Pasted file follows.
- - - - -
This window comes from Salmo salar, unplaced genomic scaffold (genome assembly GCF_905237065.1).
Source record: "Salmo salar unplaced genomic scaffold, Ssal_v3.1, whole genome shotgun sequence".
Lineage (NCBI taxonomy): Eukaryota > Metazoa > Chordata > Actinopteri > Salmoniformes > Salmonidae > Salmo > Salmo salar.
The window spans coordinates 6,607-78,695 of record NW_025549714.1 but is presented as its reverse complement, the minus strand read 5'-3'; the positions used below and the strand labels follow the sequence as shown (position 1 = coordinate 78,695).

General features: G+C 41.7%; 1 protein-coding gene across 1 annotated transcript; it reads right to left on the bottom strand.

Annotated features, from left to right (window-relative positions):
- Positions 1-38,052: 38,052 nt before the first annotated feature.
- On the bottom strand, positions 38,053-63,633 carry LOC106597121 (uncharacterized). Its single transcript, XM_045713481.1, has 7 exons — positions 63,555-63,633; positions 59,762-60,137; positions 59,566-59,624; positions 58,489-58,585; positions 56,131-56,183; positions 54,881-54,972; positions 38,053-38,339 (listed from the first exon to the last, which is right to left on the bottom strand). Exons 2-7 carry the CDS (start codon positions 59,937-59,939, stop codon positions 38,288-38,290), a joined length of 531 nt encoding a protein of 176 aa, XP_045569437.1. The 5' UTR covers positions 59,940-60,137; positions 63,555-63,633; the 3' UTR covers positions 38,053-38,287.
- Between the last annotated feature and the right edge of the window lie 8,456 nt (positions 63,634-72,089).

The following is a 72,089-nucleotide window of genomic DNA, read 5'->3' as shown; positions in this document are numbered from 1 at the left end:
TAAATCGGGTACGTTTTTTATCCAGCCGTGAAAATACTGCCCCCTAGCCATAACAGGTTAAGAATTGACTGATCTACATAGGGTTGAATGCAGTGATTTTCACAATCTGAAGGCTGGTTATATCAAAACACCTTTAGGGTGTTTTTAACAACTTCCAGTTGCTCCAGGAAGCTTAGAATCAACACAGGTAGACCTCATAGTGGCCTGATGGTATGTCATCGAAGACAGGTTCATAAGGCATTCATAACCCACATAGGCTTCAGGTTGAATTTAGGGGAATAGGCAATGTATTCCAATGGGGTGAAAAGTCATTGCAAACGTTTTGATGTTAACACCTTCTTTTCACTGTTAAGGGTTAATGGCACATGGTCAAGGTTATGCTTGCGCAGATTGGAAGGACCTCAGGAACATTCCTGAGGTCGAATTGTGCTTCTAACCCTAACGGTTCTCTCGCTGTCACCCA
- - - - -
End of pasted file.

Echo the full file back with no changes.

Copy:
This window comes from Salmo salar, unplaced genomic scaffold (genome assembly GCF_905237065.1).
Source record: "Salmo salar unplaced genomic scaffold, Ssal_v3.1, whole genome shotgun sequence".
Lineage (NCBI taxonomy): Eukaryota > Metazoa > Chordata > Actinopteri > Salmoniformes > Salmonidae > Salmo > Salmo salar.
The window spans coordinates 6,607-78,695 of record NW_025549714.1 but is presented as its reverse complement, the minus strand read 5'-3'; the positions used below and the strand labels follow the sequence as shown (position 1 = coordinate 78,695).

General features: G+C 41.7%; 1 protein-coding gene across 1 annotated transcript; it reads right to left on the bottom strand.

Annotated features, from left to right (window-relative positions):
- Positions 1-38,052: 38,052 nt before the first annotated feature.
- On the bottom strand, positions 38,053-63,633 carry LOC106597121 (uncharacterized). Its single transcript, XM_045713481.1, has 7 exons — positions 63,555-63,633; positions 59,762-60,137; positions 59,566-59,624; positions 58,489-58,585; positions 56,131-56,183; positions 54,881-54,972; positions 38,053-38,339 (listed from the first exon to the last, which is right to left on the bottom strand). Exons 2-7 carry the CDS (start codon positions 59,937-59,939, stop codon positions 38,288-38,290), a joined length of 531 nt encoding a protein of 176 aa, XP_045569437.1. The 5' UTR covers positions 59,940-60,137; positions 63,555-63,633; the 3' UTR covers positions 38,053-38,287.
- Between the last annotated feature and the right edge of the window lie 8,456 nt (positions 63,634-72,089).

The following is a 72,089-nucleotide window of genomic DNA, read 5'->3' as shown; positions in this document are numbered from 1 at the left end:
TAAATCGGGTACGTTTTTTATCCAGCCGTGAAAATACTGCCCCCTAGCCATAACAGGTTAAGAATTGACTGATCTACATAGGGTTGAATGCAGTGATTTTCACAATCTGAAGGCTGGTTATATCAAAACACCTTTAGGGTGTTTTTAACAACTTCCAGTTGCTCCAGGAAGCTTAGAATCAACACAGGTAGACCTCATAGTGGCCTGATGGTATGTCATCGAAGACAGGTTCATAAGGCATTCATAACCCACATAGGCTTCAGGTTGAATTTAGGGGAATAGGCAATGTATTCCAATGGGGTGAAAAGTCATTGCAAACGTTTTGATGTTAACACCTTCTTTTCACTGTTAAGGGTTAATGGCACATGGTCAAGGTTATGCTTGCGCAGATTGGAAGGACCTCAGGAACATTCCTGAGGTCGAATTGTGCTTCTAACCCTAACGGTTCTCTCGCTGTCACCCA